> got to have one that permits line selection from the handset.
>
> Have any of you looked to solve the same problem? What solutions did
> you investigate and what did you finally implement?
>
>
> jeff
>



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Dmitri
Guest
Posts: n/a
 
      01-03-2005
Marc H.Popek wrote:

> There is a <25 dollar solution called combine-a-line. It
> automatically
> connects SINGLE line telephone gear (handset, answering machine etc)
> too two
> lines. it can be two phone line or a phone line and a voip port. This
> device will meet your needs at a fraction of two line telephones or
> other
> bridging devices.


> http://cgi.ebay.com/ws/eBayISAPI.dll...4675&ssPageNam
> e=STRK:MESE:IT


> Marco


How do you control which line is picked up first? The device isnt' going
to know that 911 call should go to line "2" all the time, is it?


--
Dmitri Abaimov, RCDD
http://www.cabling-design.com
Cabling Forum, color codes, pinouts and other useful resources for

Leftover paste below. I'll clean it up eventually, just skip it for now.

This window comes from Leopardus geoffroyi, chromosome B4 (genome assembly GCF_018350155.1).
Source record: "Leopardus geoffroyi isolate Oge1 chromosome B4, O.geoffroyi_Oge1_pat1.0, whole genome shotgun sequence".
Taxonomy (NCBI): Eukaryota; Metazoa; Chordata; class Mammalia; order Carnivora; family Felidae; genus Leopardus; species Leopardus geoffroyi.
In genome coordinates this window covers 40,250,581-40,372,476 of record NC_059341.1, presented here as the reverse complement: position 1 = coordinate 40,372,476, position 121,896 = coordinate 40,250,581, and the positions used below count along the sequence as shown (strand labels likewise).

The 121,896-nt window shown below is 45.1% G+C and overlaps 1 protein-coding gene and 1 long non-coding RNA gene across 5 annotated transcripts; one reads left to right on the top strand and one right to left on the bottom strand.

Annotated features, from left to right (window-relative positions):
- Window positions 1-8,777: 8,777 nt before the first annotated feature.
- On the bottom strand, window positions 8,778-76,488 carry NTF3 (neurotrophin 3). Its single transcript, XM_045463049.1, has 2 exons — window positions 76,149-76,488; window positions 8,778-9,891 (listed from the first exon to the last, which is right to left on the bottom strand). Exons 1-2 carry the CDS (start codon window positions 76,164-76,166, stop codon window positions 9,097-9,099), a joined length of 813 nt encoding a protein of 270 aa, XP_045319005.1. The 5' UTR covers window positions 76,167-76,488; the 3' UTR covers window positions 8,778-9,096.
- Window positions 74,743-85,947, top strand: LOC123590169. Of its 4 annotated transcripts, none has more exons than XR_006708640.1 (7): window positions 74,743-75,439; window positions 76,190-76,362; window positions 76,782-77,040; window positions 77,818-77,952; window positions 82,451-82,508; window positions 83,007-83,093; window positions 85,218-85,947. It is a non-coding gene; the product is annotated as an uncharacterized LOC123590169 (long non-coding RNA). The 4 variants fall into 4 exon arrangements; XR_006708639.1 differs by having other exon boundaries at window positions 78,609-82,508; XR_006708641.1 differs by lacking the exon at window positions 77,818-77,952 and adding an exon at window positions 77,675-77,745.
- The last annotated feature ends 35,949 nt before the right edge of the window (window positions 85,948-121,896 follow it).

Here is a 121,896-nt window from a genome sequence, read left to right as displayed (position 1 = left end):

premises cabling users and pros
http://www.cabling-design.com/homecabling
Residential Cabling Guide
-------------------------------------



##-----------------------------------------------##
Article posted with Cabling-Design.com Newsgroup Archive
http://www.cabling-design.com/forums
no-spam read and post WWW interface to your favorite newsgroup -
comp.dcom.voice-over-ip - 1606 messages and counting!
##-----------------------------------------------##
 
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Jeff Kowalski
Guest
Posts: n/a
 
      01-04-2005
Thanks for the reply, Marc. In fact, I've seen you've often taken the
opportunity to promote this device you sell. It appears that outgoing
call paths are manually selected, however, which doesn't suit my
purposes at all as you'll see from the original and follow-up posts.
jeff